Rethinking python detection using eDNA Optimising a sensitive and time-saving Pilbara Olive Python test
The Pilbara Olive Python (Liasis olivaceus barroni) is an elusive species that is restricted to the Pilbara region of Western Australia. Ranging from olive green to brown, they are experts at camouflage. Combined with their nocturnal nature as well as the remote and vast landscape they inhabit, they can be an extremely difficult species to detect in the wild using visual and trapping surveys.
Pilbara Olive Pythons have been listed as Vulnerable due to reduction in habitat, declining numbers of prey species and low reproduction rate. This species is also currently under threat from bushfire, predation by foxes and mining infrastructure development.
Why apply eDNA for Pilbara Olive Python detection?
Pilbara Olive Pythons are ambush predators that utilise waterholes scattered throughout the dry landscape to hunt for prey such as ducks, rock wallabies and fruit bats. As skilled swimmers, they can strike prey whilst submerged in water. These waterholes are targeted traditionally for visual monitoring. However, visual capture techniques are difficult due to their elusive nature and low population densities. It is now these waterholes that present an ideal opportunity for utilising eDNA detection methods.
Experimentation to ensure the effectiveness of the eDNA test
EnviroDNA optimised a Pilbara Olive Python eDNA test in our laboratory using museum specimens as DNA reference material. While we could confirm that this test would detect Pilbara Olive Python DNA in a given water sample, it has been difficult to validate this test in a field situation...until now! Working closely with an innovative environmental consultancy group, Spectrum Ecology, looking to investigate the current distribution of the Pilbara Olive Python, the team set up a control experiment with the help of a captured Pilbara Olive Python.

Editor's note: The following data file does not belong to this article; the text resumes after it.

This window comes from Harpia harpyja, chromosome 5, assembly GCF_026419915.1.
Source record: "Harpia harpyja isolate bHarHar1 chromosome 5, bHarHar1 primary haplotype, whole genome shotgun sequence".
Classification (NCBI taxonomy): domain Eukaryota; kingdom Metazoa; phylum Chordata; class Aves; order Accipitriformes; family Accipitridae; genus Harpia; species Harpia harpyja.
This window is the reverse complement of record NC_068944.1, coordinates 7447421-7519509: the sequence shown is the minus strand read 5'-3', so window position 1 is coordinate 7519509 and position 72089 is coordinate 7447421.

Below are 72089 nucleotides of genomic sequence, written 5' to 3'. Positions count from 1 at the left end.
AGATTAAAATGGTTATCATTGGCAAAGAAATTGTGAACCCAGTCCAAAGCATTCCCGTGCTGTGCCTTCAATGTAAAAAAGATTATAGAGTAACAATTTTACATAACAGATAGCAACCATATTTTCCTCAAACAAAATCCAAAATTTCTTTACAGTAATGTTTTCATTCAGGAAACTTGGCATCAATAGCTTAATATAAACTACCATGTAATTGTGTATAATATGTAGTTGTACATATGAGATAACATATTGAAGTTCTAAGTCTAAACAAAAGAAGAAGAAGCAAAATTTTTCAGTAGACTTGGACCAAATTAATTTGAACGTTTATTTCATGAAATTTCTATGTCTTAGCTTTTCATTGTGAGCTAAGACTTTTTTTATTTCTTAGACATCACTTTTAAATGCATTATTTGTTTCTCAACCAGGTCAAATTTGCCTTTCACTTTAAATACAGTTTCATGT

We know that eDNA degrades in the environment when exposed to variables such as high temperatures, oxygen, moisture and UV radiation. So not only did we want to ensure the eDNA test detected the Pilbara Olive Python, but that it will continue to do so for a period of time when the individual is no longer present.
The captured python was safely submerged in water for 20 minutes with water samples collected before (negative control) and during the python being present. After the python was removed from the tank, further water samples were taken at 1, 2 and 24 hour intervals.
Our eDNA test was able to detect the species up to 24 hours after the snake had been removed with high sensitivity. This means our eDNA test has the potential to detect Pilbara Olive Pythons in waterholes up to at least a day (and probably a little longer) after the python has moved on, increasing the temporal scope of detection over traditional surveys.
eDNA tests for terrestrial, elusive or threatened species
The Pilbara Olive Python test demonstrates how eDNA can innovate species detection. If you are having difficulty detecting terrestrial, elusive or threatened species, eDNA may be an efficient tool to help capture the wildlife data you need.
This project was undertaken in collaboration with Spectrum Ecology